Increased tenure security has long been hypothesized to incentivize greater land investment and improve household economic outcomes, including through a greater ability to obtain credit and increased engagement in land rental markets. However, the empirical support for a strong and positive link between stronger tenure security and household obtainment of credit or engagement in land rental markets has been mixed or tenuous, especially in customary contexts. To provide policy relevant programming recommendations, this paper analyzes the relationship between tenure security and household credit taking and engagement in land rental markets in the customary setting of Zambia’s Eastern Province. This analysis draws on cross-sectional and panel data collected as part of USAID-funded impact evaluations of interventions designed to strengthen customary land tenure. This study represents an important contribution to the literature, through the use of panel data and a more robust set of tenure security indicators than have previously been available.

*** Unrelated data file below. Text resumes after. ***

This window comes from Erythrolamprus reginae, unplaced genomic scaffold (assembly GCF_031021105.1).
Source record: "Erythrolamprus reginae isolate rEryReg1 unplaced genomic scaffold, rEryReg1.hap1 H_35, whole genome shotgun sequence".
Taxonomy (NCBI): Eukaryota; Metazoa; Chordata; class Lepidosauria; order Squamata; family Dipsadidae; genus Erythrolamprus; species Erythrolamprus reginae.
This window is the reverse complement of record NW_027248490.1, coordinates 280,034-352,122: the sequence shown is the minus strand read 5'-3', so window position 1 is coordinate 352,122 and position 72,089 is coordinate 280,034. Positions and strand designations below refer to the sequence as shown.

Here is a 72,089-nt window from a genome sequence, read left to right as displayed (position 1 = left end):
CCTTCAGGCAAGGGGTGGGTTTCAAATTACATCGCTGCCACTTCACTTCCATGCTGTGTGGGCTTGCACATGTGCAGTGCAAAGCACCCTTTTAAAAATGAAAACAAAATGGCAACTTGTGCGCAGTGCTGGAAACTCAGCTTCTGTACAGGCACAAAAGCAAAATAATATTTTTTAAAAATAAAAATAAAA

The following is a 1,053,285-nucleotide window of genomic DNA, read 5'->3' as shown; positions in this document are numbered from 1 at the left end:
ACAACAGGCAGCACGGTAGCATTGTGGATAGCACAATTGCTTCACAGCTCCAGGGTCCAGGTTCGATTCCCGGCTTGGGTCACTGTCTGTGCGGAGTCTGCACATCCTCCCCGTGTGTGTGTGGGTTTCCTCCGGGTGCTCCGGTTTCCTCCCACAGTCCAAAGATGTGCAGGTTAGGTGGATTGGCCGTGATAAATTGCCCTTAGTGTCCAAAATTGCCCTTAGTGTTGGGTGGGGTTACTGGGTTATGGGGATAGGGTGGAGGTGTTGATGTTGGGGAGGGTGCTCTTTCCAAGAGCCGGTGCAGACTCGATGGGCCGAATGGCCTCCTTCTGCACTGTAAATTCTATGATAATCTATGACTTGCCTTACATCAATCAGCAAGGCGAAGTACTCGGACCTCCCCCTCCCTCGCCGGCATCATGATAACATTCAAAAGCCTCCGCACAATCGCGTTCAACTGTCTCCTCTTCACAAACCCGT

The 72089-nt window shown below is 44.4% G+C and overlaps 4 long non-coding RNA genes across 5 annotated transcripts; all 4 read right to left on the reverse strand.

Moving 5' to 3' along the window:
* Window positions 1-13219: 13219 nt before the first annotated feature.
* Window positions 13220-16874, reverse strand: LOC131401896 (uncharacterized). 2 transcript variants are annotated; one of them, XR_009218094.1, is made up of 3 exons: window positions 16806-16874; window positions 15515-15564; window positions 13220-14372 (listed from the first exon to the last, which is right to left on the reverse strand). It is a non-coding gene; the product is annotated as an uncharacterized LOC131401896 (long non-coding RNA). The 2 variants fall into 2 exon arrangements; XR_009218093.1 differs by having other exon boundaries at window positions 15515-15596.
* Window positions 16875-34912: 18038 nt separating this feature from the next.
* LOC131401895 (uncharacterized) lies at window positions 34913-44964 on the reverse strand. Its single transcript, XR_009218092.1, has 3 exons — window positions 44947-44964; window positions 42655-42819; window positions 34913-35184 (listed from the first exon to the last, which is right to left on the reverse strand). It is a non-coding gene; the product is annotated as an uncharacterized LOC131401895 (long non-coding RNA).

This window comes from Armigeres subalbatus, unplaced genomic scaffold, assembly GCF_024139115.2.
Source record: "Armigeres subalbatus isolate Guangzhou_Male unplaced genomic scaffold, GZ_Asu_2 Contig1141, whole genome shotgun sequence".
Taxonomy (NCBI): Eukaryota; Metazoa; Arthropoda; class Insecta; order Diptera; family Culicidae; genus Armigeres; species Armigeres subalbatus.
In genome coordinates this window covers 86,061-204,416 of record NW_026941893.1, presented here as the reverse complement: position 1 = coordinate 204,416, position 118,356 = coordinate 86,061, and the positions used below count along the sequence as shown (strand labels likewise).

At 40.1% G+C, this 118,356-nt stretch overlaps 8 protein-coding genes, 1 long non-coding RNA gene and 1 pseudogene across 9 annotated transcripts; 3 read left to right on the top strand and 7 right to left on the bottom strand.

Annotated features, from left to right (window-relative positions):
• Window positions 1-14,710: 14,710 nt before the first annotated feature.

Published: March 22, 2018
Published in: Annual World Bank Land and Poverty Conference